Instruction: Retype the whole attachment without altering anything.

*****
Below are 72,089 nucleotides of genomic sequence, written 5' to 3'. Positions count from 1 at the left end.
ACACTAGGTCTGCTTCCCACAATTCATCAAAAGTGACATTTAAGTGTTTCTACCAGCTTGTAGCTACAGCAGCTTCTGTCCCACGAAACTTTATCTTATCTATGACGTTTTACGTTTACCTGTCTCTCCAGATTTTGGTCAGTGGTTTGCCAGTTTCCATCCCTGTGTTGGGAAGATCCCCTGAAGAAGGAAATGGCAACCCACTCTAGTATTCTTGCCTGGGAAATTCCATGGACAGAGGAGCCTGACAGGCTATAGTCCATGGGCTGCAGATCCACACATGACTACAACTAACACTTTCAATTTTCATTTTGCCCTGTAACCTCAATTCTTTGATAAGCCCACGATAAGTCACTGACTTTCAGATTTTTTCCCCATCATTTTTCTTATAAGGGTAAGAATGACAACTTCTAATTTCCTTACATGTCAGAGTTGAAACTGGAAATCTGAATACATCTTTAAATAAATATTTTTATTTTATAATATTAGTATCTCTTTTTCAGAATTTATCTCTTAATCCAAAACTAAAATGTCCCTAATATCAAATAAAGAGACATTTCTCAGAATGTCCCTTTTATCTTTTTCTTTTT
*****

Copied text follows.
Below are 72,089 nucleotides of genomic sequence, written 5' to 3'. Positions count from 1 at the left end.
ACACTAGGTCTGCTTCCCACAATTCATCAAAAGTGACATTTAAGTGTTTCTACCAGCTTGTAGCTACAGCAGCTTCTGTCCCACGAAACTTTATCTTATCTATGACGTTTTACGTTTACCTGTCTCTCCAGATTTTGGTCAGTGGTTTGCCAGTTTCCATCCCTGTGTTGGGAAGATCCCCTGAAGAAGGAAATGGCAACCCACTCTAGTATTCTTGCCTGGGAAATTCCATGGACAGAGGAGCCTGACAGGCTATAGTCCATGGGCTGCAGATCCACACATGACTACAACTAACACTTTCAATTTTCATTTTGCCCTGTAACCTCAATTCTTTGATAAGCCCACGATAAGTCACTGACTTTCAGATTTTTTCCCCATCATTTTTCTTATAAGGGTAAGAATGACAACTTCTAATTTCCTTACATGTCAGAGTTGAAACTGGAAATCTGAATACATCTTTAAATAAATATTTTTATTTTATAATATTAGTATCTCTTTTTCAGAATTTATCTCTTAATCCAAAACTAAAATGTCCCTAATATCAAATAAAGAGACATTTCTCAGAATGTCCCTTTTATCTTTTTCTTTTT